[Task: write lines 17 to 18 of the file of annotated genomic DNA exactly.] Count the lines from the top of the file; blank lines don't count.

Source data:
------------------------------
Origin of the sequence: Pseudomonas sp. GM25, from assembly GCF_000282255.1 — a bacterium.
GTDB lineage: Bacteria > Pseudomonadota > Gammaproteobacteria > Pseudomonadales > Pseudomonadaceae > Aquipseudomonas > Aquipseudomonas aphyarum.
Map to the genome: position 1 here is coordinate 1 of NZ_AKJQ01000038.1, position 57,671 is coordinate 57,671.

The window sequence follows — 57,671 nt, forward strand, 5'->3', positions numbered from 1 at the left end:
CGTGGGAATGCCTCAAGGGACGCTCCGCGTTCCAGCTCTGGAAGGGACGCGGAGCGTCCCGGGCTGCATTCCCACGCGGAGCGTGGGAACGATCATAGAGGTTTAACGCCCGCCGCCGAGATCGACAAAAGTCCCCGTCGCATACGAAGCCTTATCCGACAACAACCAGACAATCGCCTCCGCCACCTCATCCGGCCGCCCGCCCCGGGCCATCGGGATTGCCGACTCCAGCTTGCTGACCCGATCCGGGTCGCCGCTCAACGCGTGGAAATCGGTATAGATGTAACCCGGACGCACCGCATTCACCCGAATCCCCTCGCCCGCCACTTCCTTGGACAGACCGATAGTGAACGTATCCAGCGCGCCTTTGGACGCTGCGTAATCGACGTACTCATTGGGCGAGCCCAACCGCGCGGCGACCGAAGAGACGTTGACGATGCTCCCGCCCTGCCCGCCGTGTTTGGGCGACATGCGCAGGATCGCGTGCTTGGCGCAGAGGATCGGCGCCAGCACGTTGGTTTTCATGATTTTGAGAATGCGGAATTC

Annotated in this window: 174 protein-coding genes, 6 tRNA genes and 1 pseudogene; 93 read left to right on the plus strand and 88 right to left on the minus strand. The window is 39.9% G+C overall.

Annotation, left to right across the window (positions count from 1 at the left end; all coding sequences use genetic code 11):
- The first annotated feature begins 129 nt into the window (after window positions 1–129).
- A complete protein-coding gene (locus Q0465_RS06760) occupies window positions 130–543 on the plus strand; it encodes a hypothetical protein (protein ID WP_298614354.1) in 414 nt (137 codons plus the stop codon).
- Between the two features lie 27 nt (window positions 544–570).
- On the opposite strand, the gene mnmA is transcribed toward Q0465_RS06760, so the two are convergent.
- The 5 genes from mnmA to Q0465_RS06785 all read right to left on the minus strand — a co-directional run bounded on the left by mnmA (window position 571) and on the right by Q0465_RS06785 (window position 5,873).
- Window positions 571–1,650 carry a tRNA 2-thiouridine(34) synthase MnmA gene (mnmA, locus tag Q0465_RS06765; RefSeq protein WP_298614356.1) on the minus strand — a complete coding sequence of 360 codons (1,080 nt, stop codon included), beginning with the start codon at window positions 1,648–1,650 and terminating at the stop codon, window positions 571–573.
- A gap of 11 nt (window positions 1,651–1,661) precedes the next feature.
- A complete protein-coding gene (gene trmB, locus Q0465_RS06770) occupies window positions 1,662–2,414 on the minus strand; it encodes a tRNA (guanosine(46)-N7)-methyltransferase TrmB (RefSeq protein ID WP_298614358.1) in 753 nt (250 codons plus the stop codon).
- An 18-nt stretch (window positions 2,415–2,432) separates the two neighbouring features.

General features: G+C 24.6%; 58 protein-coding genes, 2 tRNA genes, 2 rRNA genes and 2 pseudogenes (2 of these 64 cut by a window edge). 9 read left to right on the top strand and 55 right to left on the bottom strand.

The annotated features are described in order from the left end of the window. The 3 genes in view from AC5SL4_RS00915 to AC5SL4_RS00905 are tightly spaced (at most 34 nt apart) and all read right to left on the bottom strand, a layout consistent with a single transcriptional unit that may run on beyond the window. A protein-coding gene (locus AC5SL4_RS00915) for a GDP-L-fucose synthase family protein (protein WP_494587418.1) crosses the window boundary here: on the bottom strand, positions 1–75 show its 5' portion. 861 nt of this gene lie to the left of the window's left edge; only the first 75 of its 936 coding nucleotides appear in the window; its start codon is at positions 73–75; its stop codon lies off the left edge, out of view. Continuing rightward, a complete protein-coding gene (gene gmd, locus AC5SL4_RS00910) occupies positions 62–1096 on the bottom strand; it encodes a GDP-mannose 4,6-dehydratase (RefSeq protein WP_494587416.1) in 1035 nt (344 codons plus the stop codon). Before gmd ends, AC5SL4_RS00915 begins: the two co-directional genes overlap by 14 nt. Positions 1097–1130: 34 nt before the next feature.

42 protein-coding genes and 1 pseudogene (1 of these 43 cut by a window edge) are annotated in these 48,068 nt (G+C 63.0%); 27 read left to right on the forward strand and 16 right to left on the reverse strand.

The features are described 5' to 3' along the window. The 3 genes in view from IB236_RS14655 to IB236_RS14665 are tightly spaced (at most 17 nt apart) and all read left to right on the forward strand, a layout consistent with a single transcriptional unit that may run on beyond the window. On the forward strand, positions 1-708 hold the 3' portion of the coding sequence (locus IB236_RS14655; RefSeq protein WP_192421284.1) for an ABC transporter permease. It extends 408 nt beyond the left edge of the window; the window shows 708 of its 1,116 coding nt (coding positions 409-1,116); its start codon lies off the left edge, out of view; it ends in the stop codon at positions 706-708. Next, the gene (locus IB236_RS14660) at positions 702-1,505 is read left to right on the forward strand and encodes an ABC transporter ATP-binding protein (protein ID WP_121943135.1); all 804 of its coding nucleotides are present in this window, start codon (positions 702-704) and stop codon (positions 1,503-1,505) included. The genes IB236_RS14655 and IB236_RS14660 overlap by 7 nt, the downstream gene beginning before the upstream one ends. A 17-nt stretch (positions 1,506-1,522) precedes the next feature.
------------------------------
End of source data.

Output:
General features: G+C 24.6%; 58 protein-coding genes, 2 tRNA genes, 2 rRNA genes and 2 pseudogenes (2 of these 64 cut by a window edge). 9 read left to right on the top strand and 55 right to left on the bottom strand.

The annotated features are described in order from the left end of the window. The 3 genes in view from AC5SL4_RS00915 to AC5SL4_RS00905 are tightly spaced (at most 34 nt apart) and all read right to left on the bottom strand, a layout consistent with a single transcriptional unit that may run on beyond the window. A protein-coding gene (locus AC5SL4_RS00915) for a GDP-L-fucose synthase family protein (protein WP_494587418.1) crosses the window boundary here: on the bottom strand, positions 1–75 show its 5' portion. 861 nt of this gene lie to the left of the window's left edge; only the first 75 of its 936 coding nucleotides appear in the window; its start codon is at positions 73–75; its stop codon lies off the left edge, out of view. Continuing rightward, a complete protein-coding gene (gene gmd, locus AC5SL4_RS00910) occupies positions 62–1096 on the bottom strand; it encodes a GDP-mannose 4,6-dehydratase (RefSeq protein WP_494587416.1) in 1035 nt (344 codons plus the stop codon). Before gmd ends, AC5SL4_RS00915 begins: the two co-directional genes overlap by 14 nt. Positions 1097–1130: 34 nt before the next feature.